Sunday, March 4, 2012

George Michael, Tell Me More About This 'Faith'

It's been a productive few writing months.  I've entered a contest, fine-tuned my work for a double-critique session in April, and finished a packet to mail off tomorrow for a SCBWI writing grant.  My goal has always been to submit one piece of writing SOMEWHERE every month (give or take, deadlines are finicky), and I certainly hit that goal for February and now I'm ahead of the game for March.  Today, though, I hit a wall.  A very smart, friendly, exactly-what-I-needed sort of wall.

The wall ordered me to stop editing.

I've re-conceived, reread, and rewritten the opening chapter to my newest project at least a dozen times.  Probably more but after two or three I stop counting because I've become hopelessly obsessed with getting things right.  I change words back and forth.  I hunt for misplaced modifiers.  I add detail, only to realize it contradicts other details later on causing a terrifying chain of events that makes everything different in the book.  Not  necessarily better or worse.  Just different.  

Then I play with tone and dialogue and every other thing I can possibly fuss with.  Some of the editing is necessary.  Nothing emerges perfect the first time.  Ever.  Not for me.  Not for Hemingway.  Not for JK Rowling.  (I have to mention Harry Potter at least once in every blog.  It's just necessary.)  And it drives me insane when students refuse to believe this fact.  I teach a high school Creative Writing course, the writers in it are talented and inspiring, but some live in the stubborn land of refusal.  They treat editing suggestions like lepers and shun them away as quickly as they can.  

Unfortunately editing can take an ugly turn for a writer.  Over-editing can feed the pool of self-doubt that so many writers swim in.  Will it ever be good enough?  Have I made it perfect?  Can it ever live up to the great writing out there that at times dwarfs my own and makes me feel like a novice?  (Moments like this, I apply the Stephenie Meyer principal.  Read a page of Twilight.  You will feel so much better about your own writing.  :-)  At any rate, while it may be hard to motivate yourself to start editing, sometimes it's near impossible to force yourself to stop.  

This is why identifying the line, that spot where you've done all you can, is so important.  This is where the faith comes in.  You have to have faith as a writer that you are good and the words you've graced the page with are important.  It's a hard type of faith, particularly in the face of rejection.  And let's face it, almost all writers drown in rejection.  One of my favorite books, MetaMaus, shows a handful of the rejection letters Spiegelman received before a publisher accepted his beautiful project.  I guarantee he came to a point where he let faith override the 'no's' to accept that the graphic novel he'd created was worthy.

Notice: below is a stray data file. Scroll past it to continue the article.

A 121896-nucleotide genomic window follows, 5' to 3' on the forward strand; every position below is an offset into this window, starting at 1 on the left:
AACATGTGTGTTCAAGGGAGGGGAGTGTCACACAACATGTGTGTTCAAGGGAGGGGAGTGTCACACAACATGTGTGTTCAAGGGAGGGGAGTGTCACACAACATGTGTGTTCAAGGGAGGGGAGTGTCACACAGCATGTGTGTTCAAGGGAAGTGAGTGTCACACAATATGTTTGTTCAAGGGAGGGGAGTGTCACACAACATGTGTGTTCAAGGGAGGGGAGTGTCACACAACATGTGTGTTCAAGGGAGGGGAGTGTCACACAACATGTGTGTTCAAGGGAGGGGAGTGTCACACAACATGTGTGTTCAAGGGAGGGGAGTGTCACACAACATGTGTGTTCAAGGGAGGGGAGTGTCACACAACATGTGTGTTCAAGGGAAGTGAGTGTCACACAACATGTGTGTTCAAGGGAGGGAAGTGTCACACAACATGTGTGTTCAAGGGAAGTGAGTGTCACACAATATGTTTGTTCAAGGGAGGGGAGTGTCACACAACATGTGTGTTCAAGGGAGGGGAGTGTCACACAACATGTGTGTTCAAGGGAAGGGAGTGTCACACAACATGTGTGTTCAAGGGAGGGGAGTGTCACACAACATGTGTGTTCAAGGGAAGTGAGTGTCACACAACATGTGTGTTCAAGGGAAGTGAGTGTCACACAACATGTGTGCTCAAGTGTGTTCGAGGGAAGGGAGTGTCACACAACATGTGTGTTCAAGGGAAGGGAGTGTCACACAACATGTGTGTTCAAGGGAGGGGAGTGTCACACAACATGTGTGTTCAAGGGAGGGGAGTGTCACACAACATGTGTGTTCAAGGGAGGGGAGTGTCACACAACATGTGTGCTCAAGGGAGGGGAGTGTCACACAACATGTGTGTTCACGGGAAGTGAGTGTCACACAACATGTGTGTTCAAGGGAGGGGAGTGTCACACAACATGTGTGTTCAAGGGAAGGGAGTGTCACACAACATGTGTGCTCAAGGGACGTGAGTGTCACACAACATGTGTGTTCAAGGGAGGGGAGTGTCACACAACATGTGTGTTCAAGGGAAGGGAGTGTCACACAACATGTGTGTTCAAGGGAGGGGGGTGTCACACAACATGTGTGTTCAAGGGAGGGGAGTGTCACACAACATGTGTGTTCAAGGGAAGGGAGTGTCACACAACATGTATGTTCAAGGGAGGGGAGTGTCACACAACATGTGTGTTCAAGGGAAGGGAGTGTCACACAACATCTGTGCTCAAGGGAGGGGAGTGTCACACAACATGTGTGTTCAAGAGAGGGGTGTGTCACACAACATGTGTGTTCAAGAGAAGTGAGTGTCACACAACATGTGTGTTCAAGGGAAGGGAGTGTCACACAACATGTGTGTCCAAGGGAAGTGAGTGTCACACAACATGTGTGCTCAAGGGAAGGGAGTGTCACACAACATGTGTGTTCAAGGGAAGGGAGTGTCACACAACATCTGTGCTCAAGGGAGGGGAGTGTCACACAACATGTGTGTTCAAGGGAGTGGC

Let's face it, we're not all going to be famous writers who end up on the New York Times Bestseller list or in English anthologies that high school students are bludgeoned into reading.  And if fame and fortune are your only end goals, it realistically won't play out that way.  Instead come to the realization that you are a good writer already, of course with lots of work to do, but a good writer nonetheless.  And your writing will be important.  To someone.  It will be very important.  Maybe life changing.  Or maybe it will end up being a book that person holds on to for the rest of their lives.  That reader will give you all the faith you need.

One of my favorite childhood books was The Teeny Tiny Witches.  No, the author Jan Wahl is not super famous, and while he still may be living, I don't believe he writes books anymore.  This particular book is no longer in print, although Ebay has a copy or two bouncing around.  But I still have my copy.  And my daughter Sophia will read it.  (My son Matthew is more of a giant, scary cyclops sort of kid.)  I've conservatively read this book one hundred times in my thirty-five years, and I haven't even scratched the surface.  I'll read it again many more, and with some good preservation my grandchildren will end up owning it.  Wahl may have had doubts when he wrote it and gone through a few dozen revisions, but I'm hoping that faith in his story got it published and into my hands.

I'm putting down the editing pen for a few days and sending off my works with a smile on my face.  It's not the easiest thing in the world to find, but I've definitely found faith that what I'm writing is good enough.

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